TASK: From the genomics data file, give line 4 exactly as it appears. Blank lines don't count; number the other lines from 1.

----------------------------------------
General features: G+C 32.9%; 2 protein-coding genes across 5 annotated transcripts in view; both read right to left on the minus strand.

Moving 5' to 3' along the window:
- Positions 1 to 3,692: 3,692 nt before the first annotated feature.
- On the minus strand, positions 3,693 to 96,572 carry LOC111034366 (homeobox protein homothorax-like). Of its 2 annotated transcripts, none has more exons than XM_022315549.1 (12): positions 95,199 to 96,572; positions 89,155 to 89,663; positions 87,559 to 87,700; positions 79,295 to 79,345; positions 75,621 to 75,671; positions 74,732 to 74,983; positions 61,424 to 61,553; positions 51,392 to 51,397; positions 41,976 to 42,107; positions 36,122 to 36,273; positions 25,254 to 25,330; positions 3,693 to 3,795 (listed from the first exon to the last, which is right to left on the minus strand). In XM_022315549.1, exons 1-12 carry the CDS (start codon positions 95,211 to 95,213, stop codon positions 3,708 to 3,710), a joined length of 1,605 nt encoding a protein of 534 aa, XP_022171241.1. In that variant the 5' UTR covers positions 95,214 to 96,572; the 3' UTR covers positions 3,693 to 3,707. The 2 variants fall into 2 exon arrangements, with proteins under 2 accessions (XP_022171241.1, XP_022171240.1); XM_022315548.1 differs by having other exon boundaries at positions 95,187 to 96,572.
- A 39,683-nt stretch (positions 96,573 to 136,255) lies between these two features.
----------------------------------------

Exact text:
- On the minus strand, positions 3,693 to 96,572 carry LOC111034366 (homeobox protein homothorax-like). Of its 2 annotated transcripts, none has more exons than XM_022315549.1 (12): positions 95,199 to 96,572; positions 89,155 to 89,663; positions 87,559 to 87,700; positions 79,295 to 79,345; positions 75,621 to 75,671; positions 74,732 to 74,983; positions 61,424 to 61,553; positions 51,392 to 51,397; positions 41,976 to 42,107; positions 36,122 to 36,273; positions 25,254 to 25,330; positions 3,693 to 3,795 (listed from the first exon to the last, which is right to left on the minus strand). In XM_022315549.1, exons 1-12 carry the CDS (start codon positions 95,211 to 95,213, stop codon positions 3,708 to 3,710), a joined length of 1,605 nt encoding a protein of 534 aa, XP_022171241.1. In that variant the 5' UTR covers positions 95,214 to 96,572; the 3' UTR covers positions 3,693 to 3,707. The 2 variants fall into 2 exon arrangements, with proteins under 2 accessions (XP_022171241.1, XP_022171240.1); XM_022315548.1 differs by having other exon boundaries at positions 95,187 to 96,572.